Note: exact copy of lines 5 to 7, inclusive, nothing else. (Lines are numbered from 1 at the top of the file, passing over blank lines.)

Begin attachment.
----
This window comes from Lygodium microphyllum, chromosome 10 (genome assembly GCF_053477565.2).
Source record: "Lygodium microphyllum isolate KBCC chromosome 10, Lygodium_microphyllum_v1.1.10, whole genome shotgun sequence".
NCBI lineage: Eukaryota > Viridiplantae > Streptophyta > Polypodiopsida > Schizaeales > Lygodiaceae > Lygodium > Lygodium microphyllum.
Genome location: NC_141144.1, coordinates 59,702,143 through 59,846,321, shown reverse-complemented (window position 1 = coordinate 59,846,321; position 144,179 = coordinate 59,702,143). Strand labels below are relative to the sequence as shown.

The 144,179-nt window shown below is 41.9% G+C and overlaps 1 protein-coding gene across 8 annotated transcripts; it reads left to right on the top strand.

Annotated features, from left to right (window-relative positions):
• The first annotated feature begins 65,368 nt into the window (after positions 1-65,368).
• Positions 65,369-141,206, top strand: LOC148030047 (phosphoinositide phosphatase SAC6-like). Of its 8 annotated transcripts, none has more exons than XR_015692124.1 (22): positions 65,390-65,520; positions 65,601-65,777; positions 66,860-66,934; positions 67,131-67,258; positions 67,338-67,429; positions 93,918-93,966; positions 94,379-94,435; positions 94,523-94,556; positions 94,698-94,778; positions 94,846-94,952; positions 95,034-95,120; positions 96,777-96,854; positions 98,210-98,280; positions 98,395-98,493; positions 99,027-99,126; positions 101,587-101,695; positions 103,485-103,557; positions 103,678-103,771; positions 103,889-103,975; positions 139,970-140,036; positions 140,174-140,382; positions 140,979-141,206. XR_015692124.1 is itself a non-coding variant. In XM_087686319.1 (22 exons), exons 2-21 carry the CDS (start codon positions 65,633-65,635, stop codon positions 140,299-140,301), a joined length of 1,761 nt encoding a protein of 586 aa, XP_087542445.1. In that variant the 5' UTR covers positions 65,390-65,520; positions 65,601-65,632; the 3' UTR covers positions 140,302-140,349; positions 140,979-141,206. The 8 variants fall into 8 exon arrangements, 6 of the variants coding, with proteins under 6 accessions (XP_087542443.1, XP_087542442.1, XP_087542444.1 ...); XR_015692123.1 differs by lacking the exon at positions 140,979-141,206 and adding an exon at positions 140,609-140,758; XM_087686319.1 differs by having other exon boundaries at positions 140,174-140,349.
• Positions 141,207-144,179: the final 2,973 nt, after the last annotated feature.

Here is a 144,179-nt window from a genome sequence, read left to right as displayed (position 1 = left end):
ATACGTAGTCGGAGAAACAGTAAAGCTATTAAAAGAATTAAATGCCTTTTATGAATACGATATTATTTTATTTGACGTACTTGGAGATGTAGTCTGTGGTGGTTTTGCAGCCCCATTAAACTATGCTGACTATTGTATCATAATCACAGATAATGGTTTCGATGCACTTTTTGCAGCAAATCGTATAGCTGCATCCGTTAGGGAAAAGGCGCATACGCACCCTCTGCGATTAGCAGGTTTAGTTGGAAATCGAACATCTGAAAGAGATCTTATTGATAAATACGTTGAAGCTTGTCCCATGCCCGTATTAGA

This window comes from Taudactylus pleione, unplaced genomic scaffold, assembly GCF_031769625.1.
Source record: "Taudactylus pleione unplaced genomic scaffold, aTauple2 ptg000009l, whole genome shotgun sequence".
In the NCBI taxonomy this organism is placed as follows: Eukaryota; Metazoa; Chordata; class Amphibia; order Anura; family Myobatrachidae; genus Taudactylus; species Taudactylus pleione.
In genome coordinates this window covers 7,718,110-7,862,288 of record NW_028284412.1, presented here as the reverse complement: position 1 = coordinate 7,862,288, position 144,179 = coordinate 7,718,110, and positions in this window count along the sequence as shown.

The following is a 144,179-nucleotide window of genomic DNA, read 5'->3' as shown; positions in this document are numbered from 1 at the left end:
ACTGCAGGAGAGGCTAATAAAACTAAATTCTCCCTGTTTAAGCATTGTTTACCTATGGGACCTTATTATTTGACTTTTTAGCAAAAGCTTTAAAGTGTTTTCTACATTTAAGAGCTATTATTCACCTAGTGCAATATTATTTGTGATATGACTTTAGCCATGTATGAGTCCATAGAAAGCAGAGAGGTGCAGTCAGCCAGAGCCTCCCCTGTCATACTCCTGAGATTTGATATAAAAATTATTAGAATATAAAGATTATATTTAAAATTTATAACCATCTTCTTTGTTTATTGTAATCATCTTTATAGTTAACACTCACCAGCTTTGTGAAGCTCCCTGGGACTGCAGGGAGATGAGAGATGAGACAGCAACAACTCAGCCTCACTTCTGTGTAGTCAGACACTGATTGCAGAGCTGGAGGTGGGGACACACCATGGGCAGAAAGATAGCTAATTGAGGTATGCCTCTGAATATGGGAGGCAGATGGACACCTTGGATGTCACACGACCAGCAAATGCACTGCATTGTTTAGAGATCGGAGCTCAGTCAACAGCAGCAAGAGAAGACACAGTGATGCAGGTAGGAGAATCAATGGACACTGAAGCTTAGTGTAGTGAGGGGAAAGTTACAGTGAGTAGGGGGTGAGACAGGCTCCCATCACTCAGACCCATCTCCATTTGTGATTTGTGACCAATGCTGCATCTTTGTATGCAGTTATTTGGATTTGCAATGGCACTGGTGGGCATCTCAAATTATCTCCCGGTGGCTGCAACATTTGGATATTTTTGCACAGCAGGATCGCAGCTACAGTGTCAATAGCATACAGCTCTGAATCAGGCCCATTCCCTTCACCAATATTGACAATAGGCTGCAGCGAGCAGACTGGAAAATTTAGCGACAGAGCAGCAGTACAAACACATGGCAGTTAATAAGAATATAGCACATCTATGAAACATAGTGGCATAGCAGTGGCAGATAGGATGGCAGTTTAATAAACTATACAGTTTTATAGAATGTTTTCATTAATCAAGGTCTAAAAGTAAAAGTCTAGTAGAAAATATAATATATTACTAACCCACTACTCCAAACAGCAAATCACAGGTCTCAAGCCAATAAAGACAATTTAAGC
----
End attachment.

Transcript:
The 144,179-nt window shown below is 41.9% G+C and overlaps 1 protein-coding gene across 8 annotated transcripts; it reads left to right on the top strand.

Annotated features, from left to right (window-relative positions):
• The first annotated feature begins 65,368 nt into the window (after positions 1-65,368).